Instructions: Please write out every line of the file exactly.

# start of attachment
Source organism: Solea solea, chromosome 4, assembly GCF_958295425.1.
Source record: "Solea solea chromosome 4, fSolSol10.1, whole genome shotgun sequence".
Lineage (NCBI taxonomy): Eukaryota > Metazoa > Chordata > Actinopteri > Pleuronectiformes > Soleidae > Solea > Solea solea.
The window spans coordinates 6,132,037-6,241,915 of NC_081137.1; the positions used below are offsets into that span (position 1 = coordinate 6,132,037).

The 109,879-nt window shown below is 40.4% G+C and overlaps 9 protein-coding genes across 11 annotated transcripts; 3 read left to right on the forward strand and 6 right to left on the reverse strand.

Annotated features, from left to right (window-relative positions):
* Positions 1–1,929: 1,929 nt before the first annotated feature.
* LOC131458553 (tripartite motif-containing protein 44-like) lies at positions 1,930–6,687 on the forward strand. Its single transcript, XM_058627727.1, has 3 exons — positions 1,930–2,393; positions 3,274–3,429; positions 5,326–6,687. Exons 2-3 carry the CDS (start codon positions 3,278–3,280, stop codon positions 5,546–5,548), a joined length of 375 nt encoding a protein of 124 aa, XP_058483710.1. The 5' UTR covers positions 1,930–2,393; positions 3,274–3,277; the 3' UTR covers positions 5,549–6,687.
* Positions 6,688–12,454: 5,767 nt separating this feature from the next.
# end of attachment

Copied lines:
Source organism: Solea solea, chromosome 4, assembly GCF_958295425.1.
Source record: "Solea solea chromosome 4, fSolSol10.1, whole genome shotgun sequence".
Lineage (NCBI taxonomy): Eukaryota > Metazoa > Chordata > Actinopteri > Pleuronectiformes > Soleidae > Solea > Solea solea.
The window spans coordinates 6,132,037-6,241,915 of NC_081137.1; the positions used below are offsets into that span (position 1 = coordinate 6,132,037).

The 109,879-nt window shown below is 40.4% G+C and overlaps 9 protein-coding genes across 11 annotated transcripts; 3 read left to right on the forward strand and 6 right to left on the reverse strand.

Annotated features, from left to right (window-relative positions):
* Positions 1–1,929: 1,929 nt before the first annotated feature.
* LOC131458553 (tripartite motif-containing protein 44-like) lies at positions 1,930–6,687 on the forward strand. Its single transcript, XM_058627727.1, has 3 exons — positions 1,930–2,393; positions 3,274–3,429; positions 5,326–6,687. Exons 2-3 carry the CDS (start codon positions 3,278–3,280, stop codon positions 5,546–5,548), a joined length of 375 nt encoding a protein of 124 aa, XP_058483710.1. The 5' UTR covers positions 1,930–2,393; positions 3,274–3,277; the 3' UTR covers positions 5,549–6,687.
* Positions 6,688–12,454: 5,767 nt separating this feature from the next.